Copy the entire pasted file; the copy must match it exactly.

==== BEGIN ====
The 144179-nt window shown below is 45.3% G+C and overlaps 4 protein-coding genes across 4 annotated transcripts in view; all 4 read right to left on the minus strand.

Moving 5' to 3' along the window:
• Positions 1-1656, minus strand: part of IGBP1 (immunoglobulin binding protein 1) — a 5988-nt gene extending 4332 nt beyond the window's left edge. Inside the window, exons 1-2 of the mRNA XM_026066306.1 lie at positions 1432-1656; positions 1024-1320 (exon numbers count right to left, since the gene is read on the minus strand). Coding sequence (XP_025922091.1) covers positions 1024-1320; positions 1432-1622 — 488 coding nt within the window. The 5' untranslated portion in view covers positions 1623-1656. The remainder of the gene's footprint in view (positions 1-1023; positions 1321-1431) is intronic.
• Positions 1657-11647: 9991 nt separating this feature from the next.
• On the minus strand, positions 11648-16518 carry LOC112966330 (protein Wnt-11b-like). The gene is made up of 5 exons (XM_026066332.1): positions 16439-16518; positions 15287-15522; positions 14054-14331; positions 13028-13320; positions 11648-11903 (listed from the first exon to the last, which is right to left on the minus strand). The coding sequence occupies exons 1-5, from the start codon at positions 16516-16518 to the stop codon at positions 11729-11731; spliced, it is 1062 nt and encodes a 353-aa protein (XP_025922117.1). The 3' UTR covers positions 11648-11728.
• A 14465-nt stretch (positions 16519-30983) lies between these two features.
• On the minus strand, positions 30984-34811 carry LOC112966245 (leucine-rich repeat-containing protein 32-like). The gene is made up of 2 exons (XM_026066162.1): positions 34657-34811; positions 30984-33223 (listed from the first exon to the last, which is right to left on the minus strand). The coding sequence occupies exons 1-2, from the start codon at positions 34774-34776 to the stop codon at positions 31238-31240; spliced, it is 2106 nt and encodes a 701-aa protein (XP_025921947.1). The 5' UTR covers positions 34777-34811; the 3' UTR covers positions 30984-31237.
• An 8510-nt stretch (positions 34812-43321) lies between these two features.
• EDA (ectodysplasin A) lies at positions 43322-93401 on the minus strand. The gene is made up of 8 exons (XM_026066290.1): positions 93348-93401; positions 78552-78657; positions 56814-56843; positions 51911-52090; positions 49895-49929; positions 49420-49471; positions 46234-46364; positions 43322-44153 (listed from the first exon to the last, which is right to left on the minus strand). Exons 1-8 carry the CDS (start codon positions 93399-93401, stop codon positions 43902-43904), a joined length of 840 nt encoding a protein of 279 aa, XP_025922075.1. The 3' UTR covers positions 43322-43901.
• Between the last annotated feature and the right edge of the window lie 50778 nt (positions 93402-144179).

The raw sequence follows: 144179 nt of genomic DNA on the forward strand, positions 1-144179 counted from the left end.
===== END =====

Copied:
The 144179-nt window shown below is 45.3% G+C and overlaps 4 protein-coding genes across 4 annotated transcripts in view; all 4 read right to left on the minus strand.

Moving 5' to 3' along the window:
• Positions 1-1656, minus strand: part of IGBP1 (immunoglobulin binding protein 1) — a 5988-nt gene extending 4332 nt beyond the window's left edge. Inside the window, exons 1-2 of the mRNA XM_026066306.1 lie at positions 1432-1656; positions 1024-1320 (exon numbers count right to left, since the gene is read on the minus strand). Coding sequence (XP_025922091.1) covers positions 1024-1320; positions 1432-1622 — 488 coding nt within the window. The 5' untranslated portion in view covers positions 1623-1656. The remainder of the gene's footprint in view (positions 1-1023; positions 1321-1431) is intronic.
• Positions 1657-11647: 9991 nt separating this feature from the next.
• On the minus strand, positions 11648-16518 carry LOC112966330 (protein Wnt-11b-like). The gene is made up of 5 exons (XM_026066332.1): positions 16439-16518; positions 15287-15522; positions 14054-14331; positions 13028-13320; positions 11648-11903 (listed from the first exon to the last, which is right to left on the minus strand). The coding sequence occupies exons 1-5, from the start codon at positions 16516-16518 to the stop codon at positions 11729-11731; spliced, it is 1062 nt and encodes a 353-aa protein (XP_025922117.1). The 3' UTR covers positions 11648-11728.
• A 14465-nt stretch (positions 16519-30983) lies between these two features.
• On the minus strand, positions 30984-34811 carry LOC112966245 (leucine-rich repeat-containing protein 32-like). The gene is made up of 2 exons (XM_026066162.1): positions 34657-34811; positions 30984-33223 (listed from the first exon to the last, which is right to left on the minus strand). The coding sequence occupies exons 1-2, from the start codon at positions 34774-34776 to the stop codon at positions 31238-31240; spliced, it is 2106 nt and encodes a 701-aa protein (XP_025921947.1). The 5' UTR covers positions 34777-34811; the 3' UTR covers positions 30984-31237.
• An 8510-nt stretch (positions 34812-43321) lies between these two features.
• EDA (ectodysplasin A) lies at positions 43322-93401 on the minus strand. The gene is made up of 8 exons (XM_026066290.1): positions 93348-93401; positions 78552-78657; positions 56814-56843; positions 51911-52090; positions 49895-49929; positions 49420-49471; positions 46234-46364; positions 43322-44153 (listed from the first exon to the last, which is right to left on the minus strand). Exons 1-8 carry the CDS (start codon positions 93399-93401, stop codon positions 43902-43904), a joined length of 840 nt encoding a protein of 279 aa, XP_025922075.1. The 3' UTR covers positions 43322-43901.
• Between the last annotated feature and the right edge of the window lie 50778 nt (positions 93402-144179).

The raw sequence follows: 144179 nt of genomic DNA on the forward strand, positions 1-144179 counted from the left end.